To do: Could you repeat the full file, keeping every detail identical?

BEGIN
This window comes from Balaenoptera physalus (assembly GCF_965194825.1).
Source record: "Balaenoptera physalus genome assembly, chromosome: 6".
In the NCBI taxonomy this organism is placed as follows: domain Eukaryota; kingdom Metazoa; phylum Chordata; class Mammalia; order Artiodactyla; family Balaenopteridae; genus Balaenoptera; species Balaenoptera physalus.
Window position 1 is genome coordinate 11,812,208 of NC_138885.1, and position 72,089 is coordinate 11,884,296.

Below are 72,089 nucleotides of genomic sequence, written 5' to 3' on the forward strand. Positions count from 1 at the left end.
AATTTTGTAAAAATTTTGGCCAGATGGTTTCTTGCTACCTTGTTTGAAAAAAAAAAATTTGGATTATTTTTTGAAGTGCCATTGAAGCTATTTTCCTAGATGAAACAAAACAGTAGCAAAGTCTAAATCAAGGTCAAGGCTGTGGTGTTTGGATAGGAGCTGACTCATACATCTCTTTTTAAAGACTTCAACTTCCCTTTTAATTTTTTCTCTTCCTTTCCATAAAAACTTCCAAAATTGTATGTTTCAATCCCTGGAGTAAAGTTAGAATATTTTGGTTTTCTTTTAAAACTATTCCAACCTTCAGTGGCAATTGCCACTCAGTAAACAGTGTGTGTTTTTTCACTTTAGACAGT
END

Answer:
This window comes from Balaenoptera physalus (assembly GCF_965194825.1).
Source record: "Balaenoptera physalus genome assembly, chromosome: 6".
In the NCBI taxonomy this organism is placed as follows: domain Eukaryota; kingdom Metazoa; phylum Chordata; class Mammalia; order Artiodactyla; family Balaenopteridae; genus Balaenoptera; species Balaenoptera physalus.
Window position 1 is genome coordinate 11,812,208 of NC_138885.1, and position 72,089 is coordinate 11,884,296.

Below are 72,089 nucleotides of genomic sequence, written 5' to 3' on the forward strand. Positions count from 1 at the left end.
AATTTTGTAAAAATTTTGGCCAGATGGTTTCTTGCTACCTTGTTTGAAAAAAAAAAATTTGGATTATTTTTTGAAGTGCCATTGAAGCTATTTTCCTAGATGAAACAAAACAGTAGCAAAGTCTAAATCAAGGTCAAGGCTGTGGTGTTTGGATAGGAGCTGACTCATACATCTCTTTTTAAAGACTTCAACTTCCCTTTTAATTTTTTCTCTTCCTTTCCATAAAAACTTCCAAAATTGTATGTTTCAATCCCTGGAGTAAAGTTAGAATATTTTGGTTTTCTTTTAAAACTATTCCAACCTTCAGTGGCAATTGCCACTCAGTAAACAGTGTGTGTTTTTTCACTTTAGACAGT